Homeowner Blog

Solar Panel Upgrades: Is a SolarEdge Retrofit Worth It?

Erica Charles · 20 Oct 2017

If you own a domestic solar PV installation it’s likely that you will have been cold-called recently about a solar panel upgrade. We get emails or calls from our customers along the following lines about once a week:

"You installed solar panels for us about 5 years ago. I’ve been getting a few cold calls recently from people who suggest that my original supplier may have gone out of business and the panels need servicing."

"I called a few minutes ago about unsolicited mail and approaches to upgrade my system with SolarEdge. This is the latest [photo of leaflet enclosed...]. I have to say we have been very happy with our installation and have reached 17400 kWh so far."

Apart from confirming that we are still in business (absolutely yes!!) we then get asked two questions:

a) where did they get my number?

b) is a SolarEdge upgrade worth it?

Answers, to the best of our ability, are as follows:

a) where did they get my number?

This we don't know for sure. Definitely not from us as we absolutely do not sell any customer data. What we do know is that there are people offering to sell us solar installation data (domestic properties with solar installed) which they claim has been created though lead generation surveys and data capture. The information is created and cross verified both through reference tools and telephone validation. They then append the opt-in records of consumers name address and telephone numbers, Whether or not this is the only source of data, we do not know.

Some of the cold callers are using pretty aggressive tactics, suggesting that:

  • your inverter is out of warranty and needs replacing [it may be out of warranty, but if it ain't broke and output is not falling, there's no need to fix it];
  • your inverter isn’t functioning properly as it needs to be upgraded [again if it isn't broken, don't fix it, but see below on the SolarEdge upgrade];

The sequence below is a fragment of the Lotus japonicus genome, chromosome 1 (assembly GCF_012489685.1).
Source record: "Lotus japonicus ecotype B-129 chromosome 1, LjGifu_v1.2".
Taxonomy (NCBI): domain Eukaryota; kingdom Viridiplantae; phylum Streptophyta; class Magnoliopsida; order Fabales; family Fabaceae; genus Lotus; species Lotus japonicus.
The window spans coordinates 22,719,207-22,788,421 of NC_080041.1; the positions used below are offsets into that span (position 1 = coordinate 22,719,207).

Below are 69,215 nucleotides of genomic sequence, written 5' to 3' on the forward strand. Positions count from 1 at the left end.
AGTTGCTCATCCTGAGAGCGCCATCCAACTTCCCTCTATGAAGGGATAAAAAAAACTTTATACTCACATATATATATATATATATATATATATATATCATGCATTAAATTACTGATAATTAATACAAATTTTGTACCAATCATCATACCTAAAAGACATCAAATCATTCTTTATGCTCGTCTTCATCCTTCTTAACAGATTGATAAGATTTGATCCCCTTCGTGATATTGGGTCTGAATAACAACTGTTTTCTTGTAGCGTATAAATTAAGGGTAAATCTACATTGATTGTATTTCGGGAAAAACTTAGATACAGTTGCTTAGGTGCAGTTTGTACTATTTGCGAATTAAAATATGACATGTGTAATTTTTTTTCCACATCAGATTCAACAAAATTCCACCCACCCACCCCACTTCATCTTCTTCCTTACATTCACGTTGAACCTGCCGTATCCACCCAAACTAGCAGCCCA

• your inverter is a fire risk due to a change in regulations and needs to be swapped, or, the fire brigade won't attend your property with the current inverter, so it needs to be swapped [absolutely not true for any inverters we've installed...];
  • you should get solar pv battery storage and generate 30% more revenue [not true - a battery will save money but it won't increase your FIT generation income...];
  • your installer has gone bust and left us to manage your installation [absolutely not true in our case... it is true several installers have gone out of business, but in general there is unlikely to be a formal arrangement in place for the management of the systems they installed].

They often claim to be 'working in partnership with MCS' and MCS has had to publish a warning on its site to refute this: Solar PV/Thermal upgrades and maintenance in partnership with MCS - Not True.

Some of them are simply offering to service the system or trying to sell a SolarEdge upgrade whereby you throw away your existing inverter and replace with SolarEdge plus power optimisers...

b) is the SolarEdge upgrade they are selling worth it?

SolarEdge is a brilliant product - probably now the best system on the market, particularly for homeowners.  We are big fans of SolarEdge, and have dedicated a page on our website to it.

Compared to a standard string inverter, SolarEdge increases output by around 2% to 25%. The SolarEdge system achieves this by optimising the power out of each individual panel.

In a PV system, each panel has an individual maximum power point. Power output will be reduced by things like:

  • dirt (pollution, leaves, bird droppings etc);
  • manufacturer power tolerances (for example the output from a 250W panel with a +5%/-5% tolerance is guaranteed to have a peak output of between 238W and 263W);
  • shading (which may or may not exist at the point of install);
  • degradation - panel output degrades over time, but different panels will degrade at different rates (panels come with a guarantee of at least 80% of original output after 25 years).